Made

New blood invigorates the Albaneses’ flagship restaurant.
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Posted November 14, 2007 by Jimmy Fowler in Eats

The saga of Fort Worth’s food-lovin’ Albanese family continues.

In the Cultural District, brother Bobby is getting back on his feet after two of his downtown restaurants, Fizzi and Ciao, closed over the past year. He’s rolling and cutting sheets of homemade pasta at his sixth establishment, Piola. South of I-30, meanwhile, the family’s flagship restaurant, Ruffino’s, has been serving lunch and dinner for over a decade at its Forest Park neighborhood location. Such longevity is an impressive feat in the restaurant business, in which kitchens disappear faster than Chinese-manufactured toys from store shelves. But long-term survival doesn’t always guarantee excellence. Chefs can easily get bored, content with cooking for regular customers who return out of habit or because they’re too lazy to try anyplace else.

But the Albanese family seems to do what it can to avoid the trap of complacency. They’re currently shaking up Ruffino’s, with sister Asdren Albanese stepping in as new owner and co-executive chef. She and fellow executive chef Cory Garrison have reworked the menu of the TCU area’s white-tablecloth’d mainstay, and, although not everything arrived as advertised on a recent visit, each dish sampled was inventive and excellent. Take the appetizer crostini spinaci, a variation on bruschetta that included four light, crunchy, garlic butter-infused pieces of toast topped with tomatoes, fresh spinach leaves, a sprinkling of basil flecks, and a gooey layer of melted mozzarella. It arrived with sun-dried tomatoes instead of fresh pomodoros — and with an apology for the change. The kitchen needn’t have offered any regrets. The plump sun-drieds made for a perfect, sweet foil to the bitter fullness of the spinach.

These days, eating veal practically constitutes a dining-room hate crime, but if there’s no sign of a PETA placard around, dig into Ruffino’s Vitello Sardinia. The pounded-thin, smallish calf cutlets were tender rather than chewy (a hazard for this vaunted delicacy) and tightly wrapped in a jacket of golden breadcrumbs that was flash-fried and thicker than the veal itself. Along with whole spinach leaves, a soft white smear of tangy, musky goat cheese rested on top of the cutlets, and fettucine steamed underneath. The roasted chicken tagliatelle, also served atop a bed of fettucine, may have been the high point of the meal. The huge, juicy chunks of white meat had agreeably dark, oven-singed surfaces. The noodles’ parmigiano-reggiano sauce was thick and rich but not cloying. When the whole thing was mixed together, the parmesan and chicken flavors formed a natural, hearty duet.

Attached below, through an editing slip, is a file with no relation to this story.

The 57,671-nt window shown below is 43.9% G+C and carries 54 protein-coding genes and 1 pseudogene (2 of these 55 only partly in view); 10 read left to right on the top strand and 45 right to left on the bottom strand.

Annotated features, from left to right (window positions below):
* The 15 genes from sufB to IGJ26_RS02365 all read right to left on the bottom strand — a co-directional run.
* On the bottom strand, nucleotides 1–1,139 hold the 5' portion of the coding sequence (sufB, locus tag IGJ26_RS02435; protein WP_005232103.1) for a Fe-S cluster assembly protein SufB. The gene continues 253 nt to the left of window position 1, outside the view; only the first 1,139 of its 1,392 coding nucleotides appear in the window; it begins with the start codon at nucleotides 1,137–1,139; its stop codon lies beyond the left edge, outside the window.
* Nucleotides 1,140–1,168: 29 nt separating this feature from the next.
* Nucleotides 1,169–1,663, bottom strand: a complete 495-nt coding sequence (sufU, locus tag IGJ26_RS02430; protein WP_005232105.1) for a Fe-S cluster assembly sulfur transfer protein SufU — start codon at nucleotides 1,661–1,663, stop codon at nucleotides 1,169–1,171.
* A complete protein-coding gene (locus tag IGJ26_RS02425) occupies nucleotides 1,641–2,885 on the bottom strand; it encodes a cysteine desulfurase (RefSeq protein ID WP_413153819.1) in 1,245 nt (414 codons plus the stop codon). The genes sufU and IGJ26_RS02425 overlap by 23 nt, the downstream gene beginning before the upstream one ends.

Capellini puttanesca is a classic Italian dish with black olives, white-wine marinara sauce, and, for added texture, minced anchovies. Capellini is a type of pasta often referred to as “angel-hair,” although technically its strands are slightly thicker than those of true angel-hair pasta. Ruffino’s subtracted the olives and added a half-dozen or so fat, succulent, tail-on shrimp — and the trade-off was savory and a tribute to the kitchen and to Asdren’s belief that some last-minute improvisations can and should occur based on what’s available at the moment. Life itself should be full of such happy surprises.

 Ruffino’s

2455 Forest Park Blvd, FW. 817-923-0522. Mon-Fri 11am-2pm, Mon-Thu 5-9pm, Fri-Sat 5-10pm. Closed Sun. All major credit cards accepted

Roasted chicken tagliatelle $12
Vittelo Sardinia $9
Capellini puttanesca $12


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